LONDON – News Corp. chief Rupert Murdoch said Thursday that he panicked when he closed the News of the World tabloid last year, one of a series of revealing exchanges made at an inquiry into British media ethics.
The 81-year-old media magnate acknowledged that the scandal which erupted at the Sunday tabloid last July was a "serious blot" on his reputation, but claimed his company was drawing a line under the sordid episode.
"I've spent hundreds of millions of dollars" cleaning up News Corp. subsidiary News International, Murdoch told the inquiry. "We are now a new company altogether."
Murdoch's was testifying for a second day at an inquiry run by Lord Justice Brian Leveson, a hotly anticipated appearance which has so far seen the media mogul meet pointed questions about his nexus of political influence and business interests with a wall of denials.
Murdoch largely stuck to the same script Thursday, but a few new revelations tumbled out — along with a strikingly personal admission that he didn't do enough to nip the scandal in the bud.
"I failed," Murdoch said at one point. "And I'm sorry about it."
Pressed on why he closed the News of the World at the height of the scandal, Murdoch said it was an impulse move.
"I panicked," Murdoch said. "But I'm glad I did."
Murdoch also revealed that he was shocked by the size of the 2008 payout made to one of the very first victims of phone hacking to sue News International — testimony at odds with what his son James told the inquiry earlier in the week.
The younger Murdoch said that at the time he had no way of knowing whether the sum was particularly large.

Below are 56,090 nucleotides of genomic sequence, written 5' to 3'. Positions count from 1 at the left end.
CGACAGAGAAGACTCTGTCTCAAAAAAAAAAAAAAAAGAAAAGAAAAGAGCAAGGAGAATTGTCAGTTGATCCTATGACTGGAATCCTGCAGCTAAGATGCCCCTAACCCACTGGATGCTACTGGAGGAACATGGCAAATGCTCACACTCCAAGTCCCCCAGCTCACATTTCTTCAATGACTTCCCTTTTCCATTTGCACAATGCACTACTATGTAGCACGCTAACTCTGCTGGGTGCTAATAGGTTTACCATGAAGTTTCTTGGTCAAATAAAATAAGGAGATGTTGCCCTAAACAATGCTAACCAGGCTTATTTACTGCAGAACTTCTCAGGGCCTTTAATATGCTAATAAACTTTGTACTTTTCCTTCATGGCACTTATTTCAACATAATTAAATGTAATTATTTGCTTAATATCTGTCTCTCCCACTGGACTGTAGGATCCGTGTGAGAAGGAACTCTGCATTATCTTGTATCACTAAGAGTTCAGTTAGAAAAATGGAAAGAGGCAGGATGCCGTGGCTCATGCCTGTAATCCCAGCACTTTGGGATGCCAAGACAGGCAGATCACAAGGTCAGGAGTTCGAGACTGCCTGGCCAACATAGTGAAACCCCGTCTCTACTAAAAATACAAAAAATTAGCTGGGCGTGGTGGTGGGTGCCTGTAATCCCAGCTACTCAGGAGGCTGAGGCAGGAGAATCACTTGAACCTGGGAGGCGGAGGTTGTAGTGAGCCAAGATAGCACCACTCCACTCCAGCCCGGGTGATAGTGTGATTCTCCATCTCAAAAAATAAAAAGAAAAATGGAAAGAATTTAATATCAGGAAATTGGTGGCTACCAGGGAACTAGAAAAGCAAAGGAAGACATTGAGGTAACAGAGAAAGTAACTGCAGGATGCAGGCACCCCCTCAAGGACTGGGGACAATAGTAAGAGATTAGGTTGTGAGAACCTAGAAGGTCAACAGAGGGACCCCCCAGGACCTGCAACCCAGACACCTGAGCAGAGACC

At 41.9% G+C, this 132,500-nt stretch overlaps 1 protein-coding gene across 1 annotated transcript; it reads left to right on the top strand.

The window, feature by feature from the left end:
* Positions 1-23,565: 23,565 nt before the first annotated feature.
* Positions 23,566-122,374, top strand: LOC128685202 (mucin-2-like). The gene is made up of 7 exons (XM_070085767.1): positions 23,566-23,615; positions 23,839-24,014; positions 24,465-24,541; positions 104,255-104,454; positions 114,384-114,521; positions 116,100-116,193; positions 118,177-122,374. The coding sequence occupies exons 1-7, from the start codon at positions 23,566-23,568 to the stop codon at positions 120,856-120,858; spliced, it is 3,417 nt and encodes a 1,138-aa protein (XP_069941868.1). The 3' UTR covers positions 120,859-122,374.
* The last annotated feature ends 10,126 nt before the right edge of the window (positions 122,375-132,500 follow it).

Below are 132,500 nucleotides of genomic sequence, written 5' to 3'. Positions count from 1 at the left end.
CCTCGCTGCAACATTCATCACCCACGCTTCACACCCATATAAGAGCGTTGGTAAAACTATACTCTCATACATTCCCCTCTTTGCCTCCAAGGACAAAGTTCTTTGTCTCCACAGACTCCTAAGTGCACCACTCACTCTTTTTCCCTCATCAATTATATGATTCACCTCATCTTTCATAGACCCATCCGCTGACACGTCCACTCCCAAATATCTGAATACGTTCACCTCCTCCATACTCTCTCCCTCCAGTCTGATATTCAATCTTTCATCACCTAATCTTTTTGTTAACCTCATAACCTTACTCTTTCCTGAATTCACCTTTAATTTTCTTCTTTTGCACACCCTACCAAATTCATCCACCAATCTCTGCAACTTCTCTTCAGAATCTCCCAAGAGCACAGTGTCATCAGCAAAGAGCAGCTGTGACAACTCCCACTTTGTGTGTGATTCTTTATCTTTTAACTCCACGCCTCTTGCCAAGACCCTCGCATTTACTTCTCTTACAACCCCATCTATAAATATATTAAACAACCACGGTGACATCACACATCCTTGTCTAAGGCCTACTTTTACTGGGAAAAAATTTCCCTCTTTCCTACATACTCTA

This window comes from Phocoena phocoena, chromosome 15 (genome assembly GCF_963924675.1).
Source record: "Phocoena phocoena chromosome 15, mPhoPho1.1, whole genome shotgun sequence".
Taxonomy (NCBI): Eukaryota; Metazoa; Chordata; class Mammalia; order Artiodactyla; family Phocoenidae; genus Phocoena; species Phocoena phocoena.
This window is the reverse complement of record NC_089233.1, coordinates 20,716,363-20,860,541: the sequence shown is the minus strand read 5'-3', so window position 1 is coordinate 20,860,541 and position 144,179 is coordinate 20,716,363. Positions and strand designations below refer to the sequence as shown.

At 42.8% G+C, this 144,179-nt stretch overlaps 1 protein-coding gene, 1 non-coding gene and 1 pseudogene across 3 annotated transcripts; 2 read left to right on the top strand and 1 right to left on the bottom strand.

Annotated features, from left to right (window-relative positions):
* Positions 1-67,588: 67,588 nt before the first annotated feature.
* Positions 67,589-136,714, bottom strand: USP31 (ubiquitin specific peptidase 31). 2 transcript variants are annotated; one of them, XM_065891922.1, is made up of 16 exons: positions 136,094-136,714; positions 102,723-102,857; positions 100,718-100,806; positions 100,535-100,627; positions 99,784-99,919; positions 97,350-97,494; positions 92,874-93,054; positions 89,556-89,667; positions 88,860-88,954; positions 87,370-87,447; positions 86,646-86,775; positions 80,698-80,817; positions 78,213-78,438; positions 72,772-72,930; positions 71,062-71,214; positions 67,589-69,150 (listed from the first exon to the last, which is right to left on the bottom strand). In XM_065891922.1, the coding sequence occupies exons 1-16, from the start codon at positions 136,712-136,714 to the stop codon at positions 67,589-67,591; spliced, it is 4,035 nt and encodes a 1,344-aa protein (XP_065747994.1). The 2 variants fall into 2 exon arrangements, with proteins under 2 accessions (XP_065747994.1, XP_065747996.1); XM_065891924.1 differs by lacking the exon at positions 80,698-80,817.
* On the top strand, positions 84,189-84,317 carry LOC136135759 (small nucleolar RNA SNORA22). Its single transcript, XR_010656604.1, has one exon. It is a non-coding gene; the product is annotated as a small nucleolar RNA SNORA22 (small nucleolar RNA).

But the elder Murdoch expressed no such doubts.
"The size seemed incredible," Murdoch said. "It still does seem incredible."
His admission was important because critics have pointed to the size of the $1 million settlement — 10 to 20 times larger than a typical payout for breach of privacy — was intended to keep a lid on the scandal.
If James Murdoch knew that the settlement was unusually large when they signed off on it, it would strengthen the argument that he knew that the payout was aimed at hiding wrongdoing.
Overall, Murdoch stuck to the line that he and his son were deliberately kept in the dark about illegal behavior at the News of the World.
"The senior executives were all misinformed, and shielded from anything that was going on there," he told the inquiry. "I do blame one or two people for that."
He didn't name them, but in suggestive comments he identified one of those people as "a clever lawyer" who shared drinks with many of the journalists involved.
The former senior legal officer at the News of the World was Tom Crone, who stepped down within days of the scandal's eruption. His phone rang unanswered Thursday.
Various attempts to reach Crone over the past year have been unsuccessful. The lawyer has previously challenged aspects of James Murdoch's testimony.